Nozzle 18 has been described as having a single circular hole 20 to produce a hollow conical spray pattern. Different spray patterns may be desirable for different crops, the simplest alternative being a wedge-shaped or fan-shaped distribution for which a nozzle having a suitably formed orifice is commercially available. FIG. 2 shows from below only the relevant features of such a fan nozzle 60 and a correspondingly elongate loop form of electrode 62. The loop is formed so that a substantially similar electric field is experienced by all parts of the fan-shaped liquid sheet. Electrode 62 is provided with aspirator holes 44 and the arrangement is generally similar to that of FIG. 1. Electrodes may be designed on the same basis for nozzles having a plurality of holes in circular or linear array.
The conductivity of the liquid must be taken into account in several aspects of design of the apparatus. The first consideration is the degree of conductivity which is necessary to enable the charging process to proceed. In the simplest picture a sheet or a thread of liquid extending from the nozzle and exposed to an electric field must provide a leakage path to the supply circuit in order to retain a net charge on the droplets formed as the sheet or thread breaks up.
A numerical estimate can be made as to the suitability of a liquid by considering that charge must flow within the time of exposure of the liquid to the field. For example, for a nozzle operated at a pressure of the order of 4 bars and almost independently of nozzle size the initial jet velocity is about 20 meters/sec. If the jet is unbroken over an axial distance of (say) 10 mm the liquid will escape the influence of the field in about 0.5 ms. Provided the product (resistivity x permittivity) is below this value effective charging will result. For water the product is equal to about 10 ns so that a factor of 104 or more relative to water is available to accommodate materials of higher resistivity.
The conditions at a metal nozzle may differ from the liquid thread concept in enabling charging to occur in the field applied to the thin layer of liquid which instantaneously is present at the surface of the nozzle. For liquids of relatively low resistivity it is likely that an insulating material such as a plastics or ceramic material could be used not only for column 14 but also advantageously for nozzle 18. The liquid would then provide a continous conductive path and the field distortion caused by the presence of the metallic surface would be avoided.
A further possibility is that electrode 36 is made from insulating material. A conducting film can be applied to the surface but if this is omitted the surface will receive a conductive layer of liquid as soon as spraying is started. By means of the connection provided by the support legs 38, 40 the wetted surface of electrode 36 is maintained at earth potential. An advantage of such an arrangement is that electrode 36 can be made readily and cheaply replaceable in case of blockage of the aspiration holes 44 or to provide a different form of aspiration aperture such as a slot. Thus in such an embodiment support leg 38 can carry an attachment clip to fit the ring of electrode 36 at one end of a diameter and a plug-in tubular connection is formed in the wall of electrode 36 at the other end of the diameter to engage with tubular support leg 40.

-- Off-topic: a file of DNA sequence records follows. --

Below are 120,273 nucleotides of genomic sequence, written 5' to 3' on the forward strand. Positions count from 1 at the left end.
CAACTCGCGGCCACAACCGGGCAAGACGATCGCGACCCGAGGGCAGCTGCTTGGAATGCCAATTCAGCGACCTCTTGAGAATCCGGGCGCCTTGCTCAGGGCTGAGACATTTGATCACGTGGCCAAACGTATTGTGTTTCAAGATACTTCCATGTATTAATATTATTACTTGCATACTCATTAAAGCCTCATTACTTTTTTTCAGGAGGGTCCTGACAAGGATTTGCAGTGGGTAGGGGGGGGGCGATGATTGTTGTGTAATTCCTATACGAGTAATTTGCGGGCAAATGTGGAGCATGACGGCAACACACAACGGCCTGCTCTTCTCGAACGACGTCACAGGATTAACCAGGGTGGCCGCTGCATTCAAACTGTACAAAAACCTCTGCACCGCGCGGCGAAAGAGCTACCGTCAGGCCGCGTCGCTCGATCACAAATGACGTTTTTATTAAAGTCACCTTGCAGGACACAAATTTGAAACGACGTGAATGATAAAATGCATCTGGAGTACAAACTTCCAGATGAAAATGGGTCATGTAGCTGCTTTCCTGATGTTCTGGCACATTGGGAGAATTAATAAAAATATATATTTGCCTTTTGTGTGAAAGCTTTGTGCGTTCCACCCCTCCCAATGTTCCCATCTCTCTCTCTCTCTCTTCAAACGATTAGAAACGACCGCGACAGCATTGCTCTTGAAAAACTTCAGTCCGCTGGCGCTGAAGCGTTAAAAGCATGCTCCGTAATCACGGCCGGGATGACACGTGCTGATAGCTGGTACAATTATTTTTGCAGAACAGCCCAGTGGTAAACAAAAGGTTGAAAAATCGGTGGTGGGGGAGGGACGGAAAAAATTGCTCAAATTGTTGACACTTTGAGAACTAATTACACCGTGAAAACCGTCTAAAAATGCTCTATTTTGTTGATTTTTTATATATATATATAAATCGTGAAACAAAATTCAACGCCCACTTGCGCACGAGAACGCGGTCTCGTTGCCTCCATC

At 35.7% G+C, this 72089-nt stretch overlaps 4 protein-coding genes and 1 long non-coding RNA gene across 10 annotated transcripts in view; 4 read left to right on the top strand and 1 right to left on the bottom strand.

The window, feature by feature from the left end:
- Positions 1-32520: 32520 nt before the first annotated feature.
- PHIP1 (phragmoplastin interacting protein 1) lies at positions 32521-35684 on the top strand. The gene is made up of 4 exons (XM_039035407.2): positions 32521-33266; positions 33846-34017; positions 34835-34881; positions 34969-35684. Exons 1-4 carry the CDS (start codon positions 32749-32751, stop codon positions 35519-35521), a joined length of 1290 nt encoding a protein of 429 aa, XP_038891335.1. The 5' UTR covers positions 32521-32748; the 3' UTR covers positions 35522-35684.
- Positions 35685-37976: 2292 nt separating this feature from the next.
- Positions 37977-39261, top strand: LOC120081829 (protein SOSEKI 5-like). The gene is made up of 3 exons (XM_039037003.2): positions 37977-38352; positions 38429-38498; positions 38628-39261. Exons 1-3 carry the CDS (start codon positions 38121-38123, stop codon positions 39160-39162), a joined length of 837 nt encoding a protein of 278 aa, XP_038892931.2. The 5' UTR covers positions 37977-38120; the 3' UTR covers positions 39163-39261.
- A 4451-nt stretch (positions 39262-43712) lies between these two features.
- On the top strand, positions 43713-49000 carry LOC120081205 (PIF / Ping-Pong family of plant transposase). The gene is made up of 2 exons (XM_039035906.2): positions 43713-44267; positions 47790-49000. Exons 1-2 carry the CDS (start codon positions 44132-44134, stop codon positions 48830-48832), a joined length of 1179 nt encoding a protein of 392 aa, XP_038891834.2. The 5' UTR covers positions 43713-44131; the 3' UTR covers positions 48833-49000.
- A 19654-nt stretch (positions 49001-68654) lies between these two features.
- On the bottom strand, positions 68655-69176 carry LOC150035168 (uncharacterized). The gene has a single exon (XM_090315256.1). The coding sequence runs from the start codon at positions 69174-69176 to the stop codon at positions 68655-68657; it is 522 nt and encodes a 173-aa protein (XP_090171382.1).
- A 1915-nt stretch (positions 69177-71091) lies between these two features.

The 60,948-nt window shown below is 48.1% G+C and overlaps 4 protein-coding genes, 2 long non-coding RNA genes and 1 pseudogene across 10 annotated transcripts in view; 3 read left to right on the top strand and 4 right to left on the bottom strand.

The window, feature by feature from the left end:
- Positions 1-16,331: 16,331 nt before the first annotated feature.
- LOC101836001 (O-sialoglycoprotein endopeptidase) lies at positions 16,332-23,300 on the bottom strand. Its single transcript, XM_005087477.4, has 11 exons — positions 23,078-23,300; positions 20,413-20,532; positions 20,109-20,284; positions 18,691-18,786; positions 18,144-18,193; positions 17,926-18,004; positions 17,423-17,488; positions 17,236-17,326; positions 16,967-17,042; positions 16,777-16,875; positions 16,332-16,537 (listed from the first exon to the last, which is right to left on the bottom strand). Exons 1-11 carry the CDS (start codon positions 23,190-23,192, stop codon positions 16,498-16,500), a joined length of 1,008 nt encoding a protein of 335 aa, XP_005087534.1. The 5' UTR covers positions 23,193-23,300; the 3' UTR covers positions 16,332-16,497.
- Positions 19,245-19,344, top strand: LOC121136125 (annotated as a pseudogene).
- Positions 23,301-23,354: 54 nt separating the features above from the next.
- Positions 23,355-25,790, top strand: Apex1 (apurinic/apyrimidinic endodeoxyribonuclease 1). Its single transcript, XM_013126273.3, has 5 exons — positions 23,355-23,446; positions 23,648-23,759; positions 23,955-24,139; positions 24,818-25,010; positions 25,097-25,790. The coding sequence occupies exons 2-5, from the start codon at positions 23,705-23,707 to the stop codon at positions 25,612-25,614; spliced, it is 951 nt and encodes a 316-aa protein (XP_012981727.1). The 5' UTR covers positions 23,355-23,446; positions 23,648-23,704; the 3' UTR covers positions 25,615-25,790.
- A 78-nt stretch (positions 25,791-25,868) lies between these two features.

In the consideration of optional variations in the materials of construction of the nozzle and the electrode, the conductivity of the liquids commonly used for spraying can be used to advantage. The problem remains however that once liquid which remains within the spraying system has been raised to an elevated voltage it must either be isolated or returned to earth potential for reasons of operator safety. An isolated reservoir, however, represents a substantial capacitance and is dangerous when it is charged to a potential of several kV. It is preferred that the reservoir should be at earth potential provided that the leakage current from the HT connection at the nozzle can be restricted to an acceptable and predetermined level. It has been found that the delivery tube 24, if made from a strong, flexible and highly insulating material such as nylon, can have a small bore and an extended length such that leakage through the liquid is less than 10 μA per kV. The result for any chosen combination of length and bore is easily calculated and the combination which is favoured will of course depend on the pressure required at the nozzle and the pressure available at the pump 28. The pressure drop along the tube for a given volumetric flow rate is very sensitive to the bore dimension (the inverse fifth power) and length is the preferred variable. A long tube can be accommodated compactly by coiling or by stacking straight lengths of the tube joined for continuity by means of U-pieces at each end. For the nozzle 18 having a flow rate of 1.5 mL/s a pressure drop along the tube of less than 10% of the nozzle pressure is found for a water supply of 110 MΩ resistance. For the same tube, to supply the nozzle 60 having a flow rate of 4.8 mL/s, the pressure drop is about 40% of the correspondingly lower nozzle pressure so that generally the available working pressure of the pump is not a limitation.